Investigation into 22 Chinese citizens gets complicated

On April 22, a joint team from the Immigration Department and the Nepalese Police raided a house in Maharajgunj, Kathmandu, and arrested 22 Chinese nationals. Interestingly, at the time this news was largely ignored by Nepal’s mainstream media and details about the incident remain obscure to this day.

ApEx learns that the authorities had received information about suspicious activity in the house and the suspects had been caught with 35 laptops, 675 mobile phones and 760 SIM cards issued by Nepal Telecom and NCell.

The Chinese citizens are suspected of being part of a syndicate involved in cross-border online gambling. However, neither the immigration agency nor the police have the proper technology and personnel to confirm their suspicions.

With no firm basis to charge the suspects, the 22 were released a day later on the condition that they help authorities with the investigation. The immigration department has confiscated their passports to prevent them from leaving the country.

The suspects, who were released into the custody of Manjil Shrestha, are currently staying at a hotel in Thamel.

Narayan Prasad Bhattarai, director-general of the Immigration Department, says the investigation is being carried out with the help of the police.

“The suspects had entered Nepal on business visas. We also discovered that one of them had overstayed his visa,” says Bhattarai. “We are still trying to find out the nature of their activities here in Nepal.”

Laptops and mobile phones seized from Chinese citizens were sent to the Central Police Forensic Science Laboratory. The digital forensic report of these devices will be crucial in the investigation.

The increasing involvement of Chinese citizens in illegal activities has become a serious concern for the Nepalese authorities. Among other things, they are suspected of running online Ponzi schemes and defrauding foreign nationals with lures of easy loans. The immigration department is responsible for investigating crimes committed by foreigners. But the department has been unable to fulfill this responsibility due to labor shortages. While he has shown some willingness to investigate foreign nationals involved in suspicious acts, his investigations are rarely successful.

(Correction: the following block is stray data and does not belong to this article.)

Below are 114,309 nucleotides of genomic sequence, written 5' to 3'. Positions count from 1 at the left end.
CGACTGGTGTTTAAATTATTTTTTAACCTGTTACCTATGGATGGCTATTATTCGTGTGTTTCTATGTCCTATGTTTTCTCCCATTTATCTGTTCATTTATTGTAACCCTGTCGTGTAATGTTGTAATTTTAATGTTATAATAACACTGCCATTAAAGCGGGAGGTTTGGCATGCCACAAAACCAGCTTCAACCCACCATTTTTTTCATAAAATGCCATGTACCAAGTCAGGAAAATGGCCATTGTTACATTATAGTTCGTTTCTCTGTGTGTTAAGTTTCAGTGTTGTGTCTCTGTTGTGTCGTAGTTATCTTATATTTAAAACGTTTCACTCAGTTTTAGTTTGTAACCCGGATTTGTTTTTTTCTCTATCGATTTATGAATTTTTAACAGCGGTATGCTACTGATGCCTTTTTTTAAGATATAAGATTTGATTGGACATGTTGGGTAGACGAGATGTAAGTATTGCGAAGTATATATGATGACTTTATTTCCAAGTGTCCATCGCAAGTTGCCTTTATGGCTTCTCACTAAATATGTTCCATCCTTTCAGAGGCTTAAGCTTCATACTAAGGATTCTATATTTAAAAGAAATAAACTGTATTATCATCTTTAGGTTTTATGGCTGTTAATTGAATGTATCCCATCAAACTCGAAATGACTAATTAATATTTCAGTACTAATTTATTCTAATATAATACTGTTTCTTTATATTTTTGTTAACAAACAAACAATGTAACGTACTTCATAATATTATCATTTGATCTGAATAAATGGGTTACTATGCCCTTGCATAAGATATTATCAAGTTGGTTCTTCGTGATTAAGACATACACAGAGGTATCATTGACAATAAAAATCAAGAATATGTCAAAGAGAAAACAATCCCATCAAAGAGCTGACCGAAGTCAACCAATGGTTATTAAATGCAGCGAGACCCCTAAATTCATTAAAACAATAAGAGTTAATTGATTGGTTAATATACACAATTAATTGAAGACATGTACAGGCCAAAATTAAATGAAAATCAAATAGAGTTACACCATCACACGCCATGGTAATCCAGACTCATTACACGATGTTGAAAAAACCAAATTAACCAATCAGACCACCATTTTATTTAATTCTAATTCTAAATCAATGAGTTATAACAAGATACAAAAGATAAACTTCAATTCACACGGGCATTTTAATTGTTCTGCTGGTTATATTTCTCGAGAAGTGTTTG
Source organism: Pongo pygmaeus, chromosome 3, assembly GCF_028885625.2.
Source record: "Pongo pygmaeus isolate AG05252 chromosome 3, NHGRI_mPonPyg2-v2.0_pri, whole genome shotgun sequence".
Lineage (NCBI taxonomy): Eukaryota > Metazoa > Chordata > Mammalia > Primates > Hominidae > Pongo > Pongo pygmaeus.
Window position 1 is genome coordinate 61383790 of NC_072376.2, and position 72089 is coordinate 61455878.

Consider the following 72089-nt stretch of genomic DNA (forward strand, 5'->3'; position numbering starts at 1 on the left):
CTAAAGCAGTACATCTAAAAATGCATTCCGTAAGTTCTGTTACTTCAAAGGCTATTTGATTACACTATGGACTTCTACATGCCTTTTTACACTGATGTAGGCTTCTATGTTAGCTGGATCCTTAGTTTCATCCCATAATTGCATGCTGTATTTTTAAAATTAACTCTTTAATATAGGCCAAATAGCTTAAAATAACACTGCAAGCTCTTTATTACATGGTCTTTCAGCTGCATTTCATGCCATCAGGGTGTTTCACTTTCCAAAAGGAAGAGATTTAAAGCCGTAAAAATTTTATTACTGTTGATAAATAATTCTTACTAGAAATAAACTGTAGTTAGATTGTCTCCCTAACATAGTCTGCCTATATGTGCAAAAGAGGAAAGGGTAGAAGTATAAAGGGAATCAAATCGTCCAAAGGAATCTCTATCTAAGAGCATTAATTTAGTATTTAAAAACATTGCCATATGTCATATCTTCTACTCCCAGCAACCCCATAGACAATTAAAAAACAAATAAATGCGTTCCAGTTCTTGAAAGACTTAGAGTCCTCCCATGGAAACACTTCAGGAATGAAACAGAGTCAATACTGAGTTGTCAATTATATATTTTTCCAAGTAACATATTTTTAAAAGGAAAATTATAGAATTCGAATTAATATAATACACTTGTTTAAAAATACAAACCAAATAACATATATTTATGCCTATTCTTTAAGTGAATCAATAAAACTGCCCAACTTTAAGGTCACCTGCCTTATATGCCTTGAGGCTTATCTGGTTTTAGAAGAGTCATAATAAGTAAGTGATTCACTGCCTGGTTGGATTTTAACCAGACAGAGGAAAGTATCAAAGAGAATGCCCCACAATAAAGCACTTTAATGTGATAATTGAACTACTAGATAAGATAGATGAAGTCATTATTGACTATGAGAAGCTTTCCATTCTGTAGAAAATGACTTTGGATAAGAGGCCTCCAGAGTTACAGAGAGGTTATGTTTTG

Even the police seem to lack experience in effectively investigating suspected illegal activities by foreigners. And when it comes to crimes committed through the misuse of technology, they are woefully incompetent.

This became evident when authorities arrested 122 Chinese nationals, also wearing similar equipment, in December 2019 for their alleged involvement in criminal activities. These arrests were made with the help of the Chinese Embassy in Kathmandu, which was concerned that the suspects were tarnishing China’s image.

They were eventually extradited to China. The Ministry of Public Security of the People’s Republic of China had chartered two planes to take them back. A senior official from China’s Criminal Investigation Department had personally gone to Kathmandu to negotiate extradition with the Nepalese authorities.

The decision of the Nepalese authorities on the last group of 22 Chinese citizens detained in Kathmandu is unknown. They seem to be struggling to find out what kind of activities the suspects were involved in. The investigation and study of evidence so far have offered few clues. (The Chinese Embassy in Kathmandu did not respond to our queries about the Chinese nationals arrested.)

What the police know so far is that the suspects conducted their business and transactions using various applications with their servers in mainland China, Hong Kong and Macau. The problem is that these transaction logs cannot be accessed to know the extent of your daily transactions.

However, police and immigration officials insist the investigation is still ongoing with the few technical resources they have at their disposal.

Police have also been using translators to question suspects.

Meanwhile, the immigration agency has decided to deport and impose a one-year travel ban on one of the suspects who overstayed his visa.

Bhattarai, director general of the Immigration Department, confirmed the decision made by a meeting at the level of secretaries of the Ministry of the Interior to deport and ban a Liancheng Wang with passport number E64817354 (see photo on the side).

“It will take some time to deport him as flights between Nepal and China are suspended at the moment,” says Bhattarai. “According to the decision of the Ministry of the Interior, he will be banned from traveling to Nepal for one year.”

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